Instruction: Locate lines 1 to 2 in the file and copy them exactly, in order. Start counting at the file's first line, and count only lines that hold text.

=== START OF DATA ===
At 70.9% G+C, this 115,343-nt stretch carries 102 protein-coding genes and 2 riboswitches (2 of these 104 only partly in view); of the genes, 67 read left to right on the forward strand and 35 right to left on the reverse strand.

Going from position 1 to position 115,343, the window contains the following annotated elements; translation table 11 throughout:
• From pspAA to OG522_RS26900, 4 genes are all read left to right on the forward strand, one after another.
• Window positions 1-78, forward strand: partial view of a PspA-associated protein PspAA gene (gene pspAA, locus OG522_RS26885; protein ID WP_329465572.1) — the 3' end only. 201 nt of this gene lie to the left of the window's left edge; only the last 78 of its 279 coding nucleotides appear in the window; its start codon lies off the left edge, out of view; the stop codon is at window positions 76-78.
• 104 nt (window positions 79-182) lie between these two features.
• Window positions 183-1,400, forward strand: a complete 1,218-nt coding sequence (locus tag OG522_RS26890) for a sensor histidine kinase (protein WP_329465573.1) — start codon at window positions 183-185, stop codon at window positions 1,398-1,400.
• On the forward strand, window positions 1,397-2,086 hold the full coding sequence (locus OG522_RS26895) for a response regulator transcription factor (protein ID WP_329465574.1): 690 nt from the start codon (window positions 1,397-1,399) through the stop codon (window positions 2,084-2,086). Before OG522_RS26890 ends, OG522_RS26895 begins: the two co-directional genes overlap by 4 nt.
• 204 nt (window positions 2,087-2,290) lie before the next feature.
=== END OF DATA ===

At 70.9% G+C, this 115,343-nt stretch carries 102 protein-coding genes and 2 riboswitches (2 of these 104 only partly in view); of the genes, 67 read left to right on the forward strand and 35 right to left on the reverse strand.

Going from position 1 to position 115,343, the window contains the following annotated elements; translation table 11 throughout: